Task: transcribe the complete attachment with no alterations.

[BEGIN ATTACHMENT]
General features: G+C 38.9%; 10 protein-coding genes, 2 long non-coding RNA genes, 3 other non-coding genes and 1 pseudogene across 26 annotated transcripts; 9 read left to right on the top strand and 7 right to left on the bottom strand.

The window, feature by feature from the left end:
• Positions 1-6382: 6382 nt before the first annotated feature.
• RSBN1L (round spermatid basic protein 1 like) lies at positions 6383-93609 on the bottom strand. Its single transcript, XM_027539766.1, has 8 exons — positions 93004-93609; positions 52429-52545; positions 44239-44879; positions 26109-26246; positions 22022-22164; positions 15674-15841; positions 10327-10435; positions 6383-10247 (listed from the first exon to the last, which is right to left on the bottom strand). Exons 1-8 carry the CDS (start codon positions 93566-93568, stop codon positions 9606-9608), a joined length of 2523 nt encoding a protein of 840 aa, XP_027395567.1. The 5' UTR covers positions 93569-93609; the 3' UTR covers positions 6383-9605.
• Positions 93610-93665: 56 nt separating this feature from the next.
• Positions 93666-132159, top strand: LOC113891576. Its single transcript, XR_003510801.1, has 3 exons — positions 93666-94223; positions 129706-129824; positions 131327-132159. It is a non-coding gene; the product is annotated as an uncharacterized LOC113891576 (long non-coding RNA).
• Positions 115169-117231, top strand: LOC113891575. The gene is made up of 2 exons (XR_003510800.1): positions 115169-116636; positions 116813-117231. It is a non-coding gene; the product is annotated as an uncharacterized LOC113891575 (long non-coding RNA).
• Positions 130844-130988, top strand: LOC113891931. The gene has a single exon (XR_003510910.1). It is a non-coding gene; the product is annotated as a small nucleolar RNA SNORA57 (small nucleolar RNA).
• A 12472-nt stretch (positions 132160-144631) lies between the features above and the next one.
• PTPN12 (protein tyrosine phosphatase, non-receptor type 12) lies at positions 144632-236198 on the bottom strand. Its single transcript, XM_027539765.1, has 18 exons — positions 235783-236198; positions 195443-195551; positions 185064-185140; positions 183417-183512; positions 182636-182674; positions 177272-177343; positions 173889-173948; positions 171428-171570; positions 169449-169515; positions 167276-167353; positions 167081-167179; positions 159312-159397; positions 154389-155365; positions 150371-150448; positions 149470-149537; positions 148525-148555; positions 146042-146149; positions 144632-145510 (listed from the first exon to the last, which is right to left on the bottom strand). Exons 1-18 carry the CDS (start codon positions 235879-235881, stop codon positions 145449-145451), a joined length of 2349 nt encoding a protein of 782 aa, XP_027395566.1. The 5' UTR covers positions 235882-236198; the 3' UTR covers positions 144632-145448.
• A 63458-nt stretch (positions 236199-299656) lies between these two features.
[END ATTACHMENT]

General features: G+C 38.9%; 10 protein-coding genes, 2 long non-coding RNA genes, 3 other non-coding genes and 1 pseudogene across 26 annotated transcripts; 9 read left to right on the top strand and 7 right to left on the bottom strand.

The window, feature by feature from the left end:
• Positions 1-6382: 6382 nt before the first annotated feature.
• RSBN1L (round spermatid basic protein 1 like) lies at positions 6383-93609 on the bottom strand. Its single transcript, XM_027539766.1, has 8 exons — positions 93004-93609; positions 52429-52545; positions 44239-44879; positions 26109-26246; positions 22022-22164; positions 15674-15841; positions 10327-10435; positions 6383-10247 (listed from the first exon to the last, which is right to left on the bottom strand). Exons 1-8 carry the CDS (start codon positions 93566-93568, stop codon positions 9606-9608), a joined length of 2523 nt encoding a protein of 840 aa, XP_027395567.1. The 5' UTR covers positions 93569-93609; the 3' UTR covers positions 6383-9605.
• Positions 93610-93665: 56 nt separating this feature from the next.
• Positions 93666-132159, top strand: LOC113891576. Its single transcript, XR_003510801.1, has 3 exons — positions 93666-94223; positions 129706-129824; positions 131327-132159. It is a non-coding gene; the product is annotated as an uncharacterized LOC113891576 (long non-coding RNA).
• Positions 115169-117231, top strand: LOC113891575. The gene is made up of 2 exons (XR_003510800.1): positions 115169-116636; positions 116813-117231. It is a non-coding gene; the product is annotated as an uncharacterized LOC113891575 (long non-coding RNA).
• Positions 130844-130988, top strand: LOC113891931. The gene has a single exon (XR_003510910.1). It is a non-coding gene; the product is annotated as a small nucleolar RNA SNORA57 (small nucleolar RNA).
• A 12472-nt stretch (positions 132160-144631) lies between the features above and the next one.
• PTPN12 (protein tyrosine phosphatase, non-receptor type 12) lies at positions 144632-236198 on the bottom strand. Its single transcript, XM_027539765.1, has 18 exons — positions 235783-236198; positions 195443-195551; positions 185064-185140; positions 183417-183512; positions 182636-182674; positions 177272-177343; positions 173889-173948; positions 171428-171570; positions 169449-169515; positions 167276-167353; positions 167081-167179; positions 159312-159397; positions 154389-155365; positions 150371-150448; positions 149470-149537; positions 148525-148555; positions 146042-146149; positions 144632-145510 (listed from the first exon to the last, which is right to left on the bottom strand). Exons 1-18 carry the CDS (start codon positions 235879-235881, stop codon positions 145449-145451), a joined length of 2349 nt encoding a protein of 782 aa, XP_027395566.1. The 5' UTR covers positions 235882-236198; the 3' UTR covers positions 144632-145448.
• A 63458-nt stretch (positions 236199-299656) lies between these two features.